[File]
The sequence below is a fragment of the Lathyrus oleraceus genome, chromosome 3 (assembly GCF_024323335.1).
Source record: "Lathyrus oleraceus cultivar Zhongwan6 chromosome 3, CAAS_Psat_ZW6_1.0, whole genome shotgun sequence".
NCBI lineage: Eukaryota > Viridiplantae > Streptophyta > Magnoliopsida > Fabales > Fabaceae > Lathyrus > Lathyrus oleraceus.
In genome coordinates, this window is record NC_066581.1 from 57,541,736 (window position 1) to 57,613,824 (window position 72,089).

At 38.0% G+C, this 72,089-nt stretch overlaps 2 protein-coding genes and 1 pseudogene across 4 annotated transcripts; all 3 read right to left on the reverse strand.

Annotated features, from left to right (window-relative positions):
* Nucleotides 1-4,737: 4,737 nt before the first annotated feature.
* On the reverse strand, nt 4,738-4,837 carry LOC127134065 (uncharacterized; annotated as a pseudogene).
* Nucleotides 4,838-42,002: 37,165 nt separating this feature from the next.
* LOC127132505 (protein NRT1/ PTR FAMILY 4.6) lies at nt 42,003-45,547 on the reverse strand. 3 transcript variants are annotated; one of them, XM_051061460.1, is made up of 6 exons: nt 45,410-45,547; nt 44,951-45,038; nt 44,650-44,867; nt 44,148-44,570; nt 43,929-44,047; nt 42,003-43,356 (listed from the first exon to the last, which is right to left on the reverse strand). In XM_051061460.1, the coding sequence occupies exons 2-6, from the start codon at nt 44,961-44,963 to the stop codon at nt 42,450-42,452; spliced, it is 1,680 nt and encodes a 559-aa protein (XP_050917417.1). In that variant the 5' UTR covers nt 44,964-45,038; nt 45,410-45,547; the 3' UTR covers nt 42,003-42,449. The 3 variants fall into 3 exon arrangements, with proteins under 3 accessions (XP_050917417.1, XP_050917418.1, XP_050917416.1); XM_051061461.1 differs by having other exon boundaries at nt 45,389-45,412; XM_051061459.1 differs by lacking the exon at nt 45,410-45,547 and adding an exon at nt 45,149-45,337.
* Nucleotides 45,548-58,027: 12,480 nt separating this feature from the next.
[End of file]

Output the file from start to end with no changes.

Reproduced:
The sequence below is a fragment of the Lathyrus oleraceus genome, chromosome 3 (assembly GCF_024323335.1).
Source record: "Lathyrus oleraceus cultivar Zhongwan6 chromosome 3, CAAS_Psat_ZW6_1.0, whole genome shotgun sequence".
NCBI lineage: Eukaryota > Viridiplantae > Streptophyta > Magnoliopsida > Fabales > Fabaceae > Lathyrus > Lathyrus oleraceus.
In genome coordinates, this window is record NC_066581.1 from 57,541,736 (window position 1) to 57,613,824 (window position 72,089).

At 38.0% G+C, this 72,089-nt stretch overlaps 2 protein-coding genes and 1 pseudogene across 4 annotated transcripts; all 3 read right to left on the reverse strand.

Annotated features, from left to right (window-relative positions):
* Nucleotides 1-4,737: 4,737 nt before the first annotated feature.
* On the reverse strand, nt 4,738-4,837 carry LOC127134065 (uncharacterized; annotated as a pseudogene).
* Nucleotides 4,838-42,002: 37,165 nt separating this feature from the next.
* LOC127132505 (protein NRT1/ PTR FAMILY 4.6) lies at nt 42,003-45,547 on the reverse strand. 3 transcript variants are annotated; one of them, XM_051061460.1, is made up of 6 exons: nt 45,410-45,547; nt 44,951-45,038; nt 44,650-44,867; nt 44,148-44,570; nt 43,929-44,047; nt 42,003-43,356 (listed from the first exon to the last, which is right to left on the reverse strand). In XM_051061460.1, the coding sequence occupies exons 2-6, from the start codon at nt 44,961-44,963 to the stop codon at nt 42,450-42,452; spliced, it is 1,680 nt and encodes a 559-aa protein (XP_050917417.1). In that variant the 5' UTR covers nt 44,964-45,038; nt 45,410-45,547; the 3' UTR covers nt 42,003-42,449. The 3 variants fall into 3 exon arrangements, with proteins under 3 accessions (XP_050917417.1, XP_050917418.1, XP_050917416.1); XM_051061461.1 differs by having other exon boundaries at nt 45,389-45,412; XM_051061459.1 differs by lacking the exon at nt 45,410-45,547 and adding an exon at nt 45,149-45,337.
* Nucleotides 45,548-58,027: 12,480 nt separating this feature from the next.